|By Suzanne Marta, The Dallas Morning
NewsMcClatchy-Tribune Regional News
Feb. 26, 2008 - The Stoneleigh Hotel is about to recapture its 1923 glamour and, operators hope, its share of the city's luxury travel market.
After closing for nearly 14 months for a $36 million renovation, the onetime hot spot at 2927 Maple Ave. in Oak Lawn will reopen Monday with a mix of historic charm and modern energy, 170 guest rooms, a sleek new bar and restaurant, and a spa.
The historic penthouse won't open until May, though, and a pool, courtyard and condo building won't be ready until spring of next year.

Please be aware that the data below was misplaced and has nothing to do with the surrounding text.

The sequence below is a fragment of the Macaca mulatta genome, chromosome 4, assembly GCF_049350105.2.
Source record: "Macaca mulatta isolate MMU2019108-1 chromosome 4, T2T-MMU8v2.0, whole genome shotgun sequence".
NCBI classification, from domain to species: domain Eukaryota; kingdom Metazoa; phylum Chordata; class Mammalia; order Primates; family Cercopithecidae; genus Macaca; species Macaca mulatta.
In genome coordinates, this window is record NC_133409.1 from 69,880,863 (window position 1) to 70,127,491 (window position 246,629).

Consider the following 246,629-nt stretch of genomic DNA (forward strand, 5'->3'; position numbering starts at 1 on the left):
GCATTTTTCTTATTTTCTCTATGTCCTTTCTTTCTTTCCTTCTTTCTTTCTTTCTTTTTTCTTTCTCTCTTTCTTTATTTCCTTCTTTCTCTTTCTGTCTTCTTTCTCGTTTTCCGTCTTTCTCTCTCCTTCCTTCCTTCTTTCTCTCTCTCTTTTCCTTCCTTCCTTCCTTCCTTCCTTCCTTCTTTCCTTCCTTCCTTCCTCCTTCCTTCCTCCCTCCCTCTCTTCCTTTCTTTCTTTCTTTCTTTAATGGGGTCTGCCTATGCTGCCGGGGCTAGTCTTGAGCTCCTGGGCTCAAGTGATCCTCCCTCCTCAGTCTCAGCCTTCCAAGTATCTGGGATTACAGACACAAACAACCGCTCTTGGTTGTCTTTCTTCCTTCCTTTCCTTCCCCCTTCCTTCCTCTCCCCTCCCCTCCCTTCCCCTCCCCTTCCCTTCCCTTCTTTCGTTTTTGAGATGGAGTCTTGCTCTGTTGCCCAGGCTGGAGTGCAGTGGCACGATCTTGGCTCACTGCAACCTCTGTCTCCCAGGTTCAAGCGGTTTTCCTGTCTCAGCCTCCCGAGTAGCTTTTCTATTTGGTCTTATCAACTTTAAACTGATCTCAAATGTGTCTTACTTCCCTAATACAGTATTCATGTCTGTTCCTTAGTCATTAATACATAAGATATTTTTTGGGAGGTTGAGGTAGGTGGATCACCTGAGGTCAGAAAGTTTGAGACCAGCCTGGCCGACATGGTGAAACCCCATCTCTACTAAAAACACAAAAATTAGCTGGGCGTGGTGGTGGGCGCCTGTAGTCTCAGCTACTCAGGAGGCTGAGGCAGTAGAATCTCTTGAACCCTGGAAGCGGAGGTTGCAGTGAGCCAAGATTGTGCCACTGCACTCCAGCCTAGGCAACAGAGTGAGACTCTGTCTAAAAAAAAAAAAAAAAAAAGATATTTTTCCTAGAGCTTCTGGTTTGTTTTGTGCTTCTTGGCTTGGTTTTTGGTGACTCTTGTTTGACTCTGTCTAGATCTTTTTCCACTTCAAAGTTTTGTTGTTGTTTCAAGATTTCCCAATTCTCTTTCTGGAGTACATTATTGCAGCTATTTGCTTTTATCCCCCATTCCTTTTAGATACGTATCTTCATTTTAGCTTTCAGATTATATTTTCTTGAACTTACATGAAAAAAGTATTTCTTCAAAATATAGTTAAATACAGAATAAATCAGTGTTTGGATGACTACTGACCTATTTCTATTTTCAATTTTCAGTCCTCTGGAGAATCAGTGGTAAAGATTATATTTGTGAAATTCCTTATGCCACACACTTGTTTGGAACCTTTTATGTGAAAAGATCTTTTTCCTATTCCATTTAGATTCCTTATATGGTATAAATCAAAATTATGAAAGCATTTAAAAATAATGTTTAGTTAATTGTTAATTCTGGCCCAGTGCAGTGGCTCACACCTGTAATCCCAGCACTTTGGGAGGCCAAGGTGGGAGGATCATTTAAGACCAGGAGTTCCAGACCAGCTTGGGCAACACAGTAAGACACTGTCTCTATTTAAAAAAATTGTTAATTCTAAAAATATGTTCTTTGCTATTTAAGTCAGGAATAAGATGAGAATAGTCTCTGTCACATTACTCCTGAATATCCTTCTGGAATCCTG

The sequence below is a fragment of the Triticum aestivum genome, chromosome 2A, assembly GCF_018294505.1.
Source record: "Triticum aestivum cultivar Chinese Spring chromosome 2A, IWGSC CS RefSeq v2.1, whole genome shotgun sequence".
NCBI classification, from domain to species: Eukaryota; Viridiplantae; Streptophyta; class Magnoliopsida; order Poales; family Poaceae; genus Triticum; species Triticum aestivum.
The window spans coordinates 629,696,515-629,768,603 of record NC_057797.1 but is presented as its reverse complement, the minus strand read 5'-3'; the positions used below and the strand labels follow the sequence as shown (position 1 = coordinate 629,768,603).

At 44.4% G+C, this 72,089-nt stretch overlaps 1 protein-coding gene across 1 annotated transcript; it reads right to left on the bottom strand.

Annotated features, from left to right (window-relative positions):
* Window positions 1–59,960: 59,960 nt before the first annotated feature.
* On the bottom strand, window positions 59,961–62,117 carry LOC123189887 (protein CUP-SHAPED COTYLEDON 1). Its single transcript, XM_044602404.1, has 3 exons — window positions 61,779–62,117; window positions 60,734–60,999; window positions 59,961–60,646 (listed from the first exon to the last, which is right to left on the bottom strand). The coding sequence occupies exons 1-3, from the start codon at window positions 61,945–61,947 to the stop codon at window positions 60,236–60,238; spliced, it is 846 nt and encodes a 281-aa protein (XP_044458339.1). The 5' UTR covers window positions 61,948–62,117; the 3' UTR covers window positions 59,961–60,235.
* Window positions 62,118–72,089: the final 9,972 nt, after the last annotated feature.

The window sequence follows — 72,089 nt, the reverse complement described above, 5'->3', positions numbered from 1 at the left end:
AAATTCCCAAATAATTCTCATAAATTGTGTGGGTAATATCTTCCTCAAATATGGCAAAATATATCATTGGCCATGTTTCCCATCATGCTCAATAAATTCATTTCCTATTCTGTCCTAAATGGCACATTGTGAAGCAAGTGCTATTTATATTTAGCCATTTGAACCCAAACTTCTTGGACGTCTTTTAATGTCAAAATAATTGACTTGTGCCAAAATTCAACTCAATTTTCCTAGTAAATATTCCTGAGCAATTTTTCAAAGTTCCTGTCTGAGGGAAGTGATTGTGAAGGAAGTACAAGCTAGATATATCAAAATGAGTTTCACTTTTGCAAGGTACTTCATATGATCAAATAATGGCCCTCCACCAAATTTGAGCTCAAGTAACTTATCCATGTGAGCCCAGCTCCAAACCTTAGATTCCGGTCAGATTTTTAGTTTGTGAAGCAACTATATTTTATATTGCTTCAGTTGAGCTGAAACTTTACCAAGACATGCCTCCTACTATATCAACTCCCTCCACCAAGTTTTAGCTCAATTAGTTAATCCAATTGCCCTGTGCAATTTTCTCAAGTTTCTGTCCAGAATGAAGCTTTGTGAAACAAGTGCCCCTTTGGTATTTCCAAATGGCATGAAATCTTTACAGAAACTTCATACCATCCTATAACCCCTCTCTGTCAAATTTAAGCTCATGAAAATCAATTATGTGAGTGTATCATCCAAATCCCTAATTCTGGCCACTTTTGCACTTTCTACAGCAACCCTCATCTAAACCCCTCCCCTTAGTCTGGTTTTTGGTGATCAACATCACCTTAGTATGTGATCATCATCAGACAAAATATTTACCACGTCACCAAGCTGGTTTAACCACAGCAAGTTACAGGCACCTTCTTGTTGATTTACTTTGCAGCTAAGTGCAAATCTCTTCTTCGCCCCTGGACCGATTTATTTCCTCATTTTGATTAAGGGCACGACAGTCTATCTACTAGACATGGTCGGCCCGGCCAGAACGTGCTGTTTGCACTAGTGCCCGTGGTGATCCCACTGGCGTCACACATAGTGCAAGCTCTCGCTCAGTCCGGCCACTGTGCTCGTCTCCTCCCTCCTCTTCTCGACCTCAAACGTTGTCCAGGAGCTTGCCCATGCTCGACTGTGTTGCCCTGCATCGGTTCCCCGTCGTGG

The repositioning of the hotel into a stylish boutique has been in the works for years, including a plan that was dropped after the 9/11 attacks.
The 11-story hotel was badly in need of renovation and increasingly couldn't compete as other properties entered the market, said Jud Pankey, chief executive of Prescott Realty Group, which owns the hotel with Apollo Real Estate Advisors.
Room rates were as low as $79 a night by the time the hotel closed in November 2006, and occupancy was just over 50 percent.
But the hotel has an enviable location in a neighborhood that has become more affluent, with trendy restaurants and bars and high-end apartments and condos.
And its Lion's Den bar maintained a following, as did the restaurant, thanks to its homestyle menu and waitress Minnie Ishop Moss, who worked there for 37 years and passed away in 2006.
The hotel's owners saw the potential for a tremendous upside. "It was a diamond in the rough," Mr. Pankey said.